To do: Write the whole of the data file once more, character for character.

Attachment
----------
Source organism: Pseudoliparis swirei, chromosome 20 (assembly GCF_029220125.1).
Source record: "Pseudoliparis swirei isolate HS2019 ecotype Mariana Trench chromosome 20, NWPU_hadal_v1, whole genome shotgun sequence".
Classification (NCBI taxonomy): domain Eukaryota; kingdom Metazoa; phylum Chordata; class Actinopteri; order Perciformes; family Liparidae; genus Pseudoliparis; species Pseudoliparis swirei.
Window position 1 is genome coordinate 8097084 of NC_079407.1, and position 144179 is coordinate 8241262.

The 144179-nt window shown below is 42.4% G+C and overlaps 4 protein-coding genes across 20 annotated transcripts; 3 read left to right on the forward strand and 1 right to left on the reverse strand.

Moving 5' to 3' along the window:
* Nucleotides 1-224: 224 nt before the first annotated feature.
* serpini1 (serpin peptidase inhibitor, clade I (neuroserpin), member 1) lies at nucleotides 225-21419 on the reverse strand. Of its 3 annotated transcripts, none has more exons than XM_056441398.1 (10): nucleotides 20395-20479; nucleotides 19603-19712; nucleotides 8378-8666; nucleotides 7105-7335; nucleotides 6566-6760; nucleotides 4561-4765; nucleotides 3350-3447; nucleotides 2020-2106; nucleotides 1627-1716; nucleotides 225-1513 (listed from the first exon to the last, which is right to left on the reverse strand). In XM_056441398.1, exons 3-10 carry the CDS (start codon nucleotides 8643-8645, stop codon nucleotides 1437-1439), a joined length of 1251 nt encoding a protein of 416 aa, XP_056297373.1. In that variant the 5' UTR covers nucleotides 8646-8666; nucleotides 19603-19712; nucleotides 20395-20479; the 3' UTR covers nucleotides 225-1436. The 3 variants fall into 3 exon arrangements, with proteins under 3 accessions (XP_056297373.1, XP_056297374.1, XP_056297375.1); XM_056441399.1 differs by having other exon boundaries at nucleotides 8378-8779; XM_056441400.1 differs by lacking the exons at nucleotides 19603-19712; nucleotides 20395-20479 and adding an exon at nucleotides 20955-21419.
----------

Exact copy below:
Source organism: Pseudoliparis swirei, chromosome 20 (assembly GCF_029220125.1).
Source record: "Pseudoliparis swirei isolate HS2019 ecotype Mariana Trench chromosome 20, NWPU_hadal_v1, whole genome shotgun sequence".
Classification (NCBI taxonomy): domain Eukaryota; kingdom Metazoa; phylum Chordata; class Actinopteri; order Perciformes; family Liparidae; genus Pseudoliparis; species Pseudoliparis swirei.
Window position 1 is genome coordinate 8097084 of NC_079407.1, and position 144179 is coordinate 8241262.

The 144179-nt window shown below is 42.4% G+C and overlaps 4 protein-coding genes across 20 annotated transcripts; 3 read left to right on the forward strand and 1 right to left on the reverse strand.

Moving 5' to 3' along the window:
* Nucleotides 1-224: 224 nt before the first annotated feature.
* serpini1 (serpin peptidase inhibitor, clade I (neuroserpin), member 1) lies at nucleotides 225-21419 on the reverse strand. Of its 3 annotated transcripts, none has more exons than XM_056441398.1 (10): nucleotides 20395-20479; nucleotides 19603-19712; nucleotides 8378-8666; nucleotides 7105-7335; nucleotides 6566-6760; nucleotides 4561-4765; nucleotides 3350-3447; nucleotides 2020-2106; nucleotides 1627-1716; nucleotides 225-1513 (listed from the first exon to the last, which is right to left on the reverse strand). In XM_056441398.1, exons 3-10 carry the CDS (start codon nucleotides 8643-8645, stop codon nucleotides 1437-1439), a joined length of 1251 nt encoding a protein of 416 aa, XP_056297373.1. In that variant the 5' UTR covers nucleotides 8646-8666; nucleotides 19603-19712; nucleotides 20395-20479; the 3' UTR covers nucleotides 225-1436. The 3 variants fall into 3 exon arrangements, with proteins under 3 accessions (XP_056297373.1, XP_056297374.1, XP_056297375.1); XM_056441399.1 differs by having other exon boundaries at nucleotides 8378-8779; XM_056441400.1 differs by lacking the exons at nucleotides 19603-19712; nucleotides 20395-20479 and adding an exon at nucleotides 20955-21419.